3 Cool Web Tools to Deepen Relationships With (Other) Entrepreneurs
BY Eric V. Holtzclaw
Use technology to build stronger, more meaningful (virtual or real-life) relationships with small business owners. Here's three examples I love.
As you build and grow a company, it's important to establish, foster, and maintain relationships with others. You need the support, advice, encouragement, and--most importantly--referrals along the way.
Here are three new interactive tools that can help you build and maintain new relationships:
1. Grow your network.
Couchsurfing-meets-meetup, StartupStay helps you maximize your business travel while you build your network of contacts.
Using the site, you can take advantage of the down time you will have on a business trip by uploading your travel itinerary, and finding a fellow entrepreneur in another city to invite to coffee. Or you can use the site to reach out to fellow businesspeople visiting your city. An entrepreneur that is in a local city has more information not only on the right restaurants to eat at, but also inside information on conducting business there.
If you are short on your travel budget, you may even be so lucky as to find a local entrepreneur who has an extra place for you to stay, and can help you save money on hotels. The site uses personal references to build trust among users.
Even if you don't use StartupStay to make an in-person connection with someone in another city, the site serves as a great way to discover others with similar interests and establish virtual connections.
2. Learn more about your connections.
Before you meet a new contact, you should of course spend time learning more about her. Social media makes it easy to track what people are posting and publishing, but, with multiple networks to research, it can be a daunting task. Posts from one social network may not offer up a complete picture because people sometimes segment or censor their content according to medium. For example, some use LinkedIn strictly for professional content, whereas a Twitter feed or Facebook page might include more clues to hobbies, family, and other interests.
This is where the new site RebelMouse fills a gap. It presents a page that looks like a cross between Pinterest and a news site. It displays your latest Tweets and status updates (on various social media) in the form of big headlines and pictures. You can edit the page to control what you are displaying and how.
But a RebelMouse page really isn't for you. Like Pinterest, it is for hosting information about what is interesting to you, so that others can understand you better.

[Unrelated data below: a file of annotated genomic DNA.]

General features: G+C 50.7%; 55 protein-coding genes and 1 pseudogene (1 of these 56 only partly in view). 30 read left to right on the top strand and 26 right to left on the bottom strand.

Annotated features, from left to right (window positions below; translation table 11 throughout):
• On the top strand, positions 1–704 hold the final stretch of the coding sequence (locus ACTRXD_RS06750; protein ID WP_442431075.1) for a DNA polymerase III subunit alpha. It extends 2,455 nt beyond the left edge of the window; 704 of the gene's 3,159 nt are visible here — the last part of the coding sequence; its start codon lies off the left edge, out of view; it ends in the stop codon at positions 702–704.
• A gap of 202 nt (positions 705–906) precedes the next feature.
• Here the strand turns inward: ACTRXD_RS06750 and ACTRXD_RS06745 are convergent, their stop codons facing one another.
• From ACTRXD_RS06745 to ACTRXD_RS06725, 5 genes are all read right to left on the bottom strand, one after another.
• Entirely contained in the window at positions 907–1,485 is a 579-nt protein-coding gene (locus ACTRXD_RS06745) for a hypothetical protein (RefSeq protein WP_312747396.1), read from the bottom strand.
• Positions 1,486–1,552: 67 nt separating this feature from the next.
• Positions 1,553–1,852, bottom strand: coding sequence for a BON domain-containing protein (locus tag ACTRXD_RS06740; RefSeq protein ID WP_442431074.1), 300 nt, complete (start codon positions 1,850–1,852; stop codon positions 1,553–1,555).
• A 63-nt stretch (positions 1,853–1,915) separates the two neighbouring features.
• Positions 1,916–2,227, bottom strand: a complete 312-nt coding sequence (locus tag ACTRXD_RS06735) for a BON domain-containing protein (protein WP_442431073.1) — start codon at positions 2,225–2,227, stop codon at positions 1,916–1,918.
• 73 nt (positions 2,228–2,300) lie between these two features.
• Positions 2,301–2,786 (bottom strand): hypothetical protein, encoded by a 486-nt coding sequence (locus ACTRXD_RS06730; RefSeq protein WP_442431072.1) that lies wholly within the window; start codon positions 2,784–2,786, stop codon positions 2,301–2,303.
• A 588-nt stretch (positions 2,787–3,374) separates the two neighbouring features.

By reviewing your contact's RebelMouse page you can learn a lot about her, even if you already follow her on other social media channels. It aggregates content and highlights patterns in postings that you miss from a rudimentary review. And this is done in a visually interesting way, which, as a marketer, I appreciate.
3. Build stronger business relationships.
If you start a company with someone else, you are moving into a relationship that is very much like a marriage. Similar to a marriage, a business relationship will not prosper if the partners are constantly at odds over values or even over basic working styles. I used to do my taxes with my wife; now I do them with my business partners.
There many couples apps which help improve the communication between two people in a relationship. The founders of one such app, TheIceBreak, thought it was equally as important that start-up co-founders communicate on a better level. From this idea and their experience in facilitating better personal relationships, they created the Cofounderly App.
Instead of asking questions that would improve a romantic relationship, CoFounderly poses questions that help the founders understand where they stand in the creation, daily work, and growth of the company. For example, the app might ask: "Do you work better alone or surrounded by other people?" The answer to that question would provide insight into what your business partner might need when under the pressure of a tight deadline. Not knowing the answer and not responding to your partner's preferences can lead to constant conflict and frustration for both.
Cofounderly is not meant to replace real-world conversations, but instead improve them. It facilitates learning over assuming, and makes suggestions of creative things for you to do with your business partner to make communication stronger and build a positive working relationship. Working on a problem that is outside your standard business scope reveals much about how your approaches differ and how each of you think.
ERIC V. HOLTZCLAW is a serial entrepreneur who has founded multiple startup companies, including one of the first profitable Internet enterprises. His last company appeared on the Inc. 5000 list three years in a row. Eric advises clients on the “whys” of business – why customers buy, why teams work and the all-important “entrepreneurial why”. He is the author of Laddering and his weekly radio show, The 'Better You' Project, shines a spotlight on entrepreneurs' individual business journeys and successes. Learn more about Eric at www.ladderingworks.com or e-mail firstname.lastname@example.org. @eholtzclaw